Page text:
"--And she was very stubborn. Soon after she was married she and her husband quarrelled about an apple tree they had planted in their orchard. The label was lost. He said it was a Fameuse and she declared it was a Yellow Transparent. They fought over it till the neighbours came out to listen. Finally he got so angry that he told her to shut up. They didn't have any Family Guide in those days, so he didn't know it wasn't polite to say shut up to your wife. I suppose she thought she would teach him manners, for would you believe it? That woman did shut up, and never spoke one single word to her husband for five years. And then, in five years' time, the tree bore apples, and they were Yellow Transparents. And then she spoke at last. She said, 'I told you so.' "

"And did she talk to him after that as usual?" asked Sara Ray.

"Oh, yes, she was just the same as she used to be," said the Story Girl wearily. "But that doesn't belong to the story. It stops when she spoke at last. You're never satisfied to leave a story where it should stop, Sara Ray."

"Well, I always like to know what happens afterwards," said Sara Ray.

"Uncle Roger says he wouldn't want a wife he could never quarrel with," remarked Dan. "He says it would be too tame a life for him."

"I wonder if Uncle Roger will always stay a bachelor," said Cecily.

"He seems real happy," observed Peter.

"Ma says that it's all right as long as he is a bachelor because he won't take any one," said Felicity, "but if he wakes up some day and finds he is an old bachelor because he can't get any one it'll have a very different flavour."

"If your Aunt Olivia was to up and get married what would your Uncle Roger do for a housekeeper?" asked Peter.

"Oh, but Aunt Olivia will never be married now," said Felicity. "Why, she'll be twenty-nine next January."

"Well, o' course, that's pretty old," admitted Peter, "but she might find some one who wouldn't mind that, seeing she's so pretty."

"It would be awful splendid and exciting to have a wedding in the family, wouldn't it?" said Cecily. "I've never seen any one married, and I'd just love to. I've been to four funerals, but not to one single wedding."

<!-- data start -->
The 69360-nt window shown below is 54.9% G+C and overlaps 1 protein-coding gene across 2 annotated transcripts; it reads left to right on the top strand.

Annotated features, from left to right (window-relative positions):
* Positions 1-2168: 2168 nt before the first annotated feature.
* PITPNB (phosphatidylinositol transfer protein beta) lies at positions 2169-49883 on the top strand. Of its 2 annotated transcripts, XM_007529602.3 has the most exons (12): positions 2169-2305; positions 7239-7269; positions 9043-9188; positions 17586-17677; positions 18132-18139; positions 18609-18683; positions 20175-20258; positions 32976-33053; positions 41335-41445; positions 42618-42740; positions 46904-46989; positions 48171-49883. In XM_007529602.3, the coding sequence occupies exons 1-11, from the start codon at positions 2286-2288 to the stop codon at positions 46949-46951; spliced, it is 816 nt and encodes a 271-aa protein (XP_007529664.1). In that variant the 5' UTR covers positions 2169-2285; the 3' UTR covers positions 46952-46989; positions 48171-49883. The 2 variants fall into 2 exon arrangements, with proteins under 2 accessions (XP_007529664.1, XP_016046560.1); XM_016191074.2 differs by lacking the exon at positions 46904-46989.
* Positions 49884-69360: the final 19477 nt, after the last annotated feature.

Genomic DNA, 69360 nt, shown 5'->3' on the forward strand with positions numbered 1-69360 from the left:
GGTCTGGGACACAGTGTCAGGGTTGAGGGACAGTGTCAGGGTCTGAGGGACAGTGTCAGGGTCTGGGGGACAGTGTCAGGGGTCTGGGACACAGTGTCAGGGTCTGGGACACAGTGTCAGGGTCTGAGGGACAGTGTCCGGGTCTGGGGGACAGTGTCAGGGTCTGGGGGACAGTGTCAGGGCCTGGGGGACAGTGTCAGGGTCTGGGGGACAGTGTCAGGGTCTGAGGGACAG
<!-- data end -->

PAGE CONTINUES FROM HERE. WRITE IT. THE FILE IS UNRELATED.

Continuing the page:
"I've never even got to a funeral," said Sara Ray gloomily.

"There's the wedding veil of the proud princess," said Cecily, pointing to a long drift of filmy vapour in the southwestern sky.

"And look at that sweet pink cloud below it," added Felicity.

"Maybe that little pink cloud is a dream, getting all ready to float down into somebody's sleep," suggested the Story Girl.

"I had a perfectly awful dream last night," said Cecily, with a shudder of remembrance. "I dreamed I was on a desert island inhabited by tigers and natives with two heads."

"Oh!" the Story Girl looked at Cecily half reproachfully. "Why couldn't you tell it better than that? If I had such a dream I could tell it so that everybody else would feel as if they had dreamed it, too."

"Well, I'm not you," countered Cecily, "and I wouldn't want to frighten any one as I was frightened. It was an awful dream--but it was kind of interesting, too."

"I've had some real int'resting dreams," said Peter, "but I can't remember them long. I wish I could."

"Why don't you write them down?" suggested the Story Girl. "Oh--" she turned upon us a face illuminated with a sudden inspiration. "I've an idea. Let us each get an exercise book and write down all our dreams, just as we dream them. We'll see who'll have the most interesting collection. And we'll have them to read and laugh over when we're old and gray."

Instantly we all saw ourselves and each other by inner vision, old and gray-- all but the Story Girl. We could not picture her as old. Always, as long as she lived, so it seemed to us, must she have sleek brown curls, a voice like the sound of a harpstring in the wind, and eyes that were stars of eternal youth.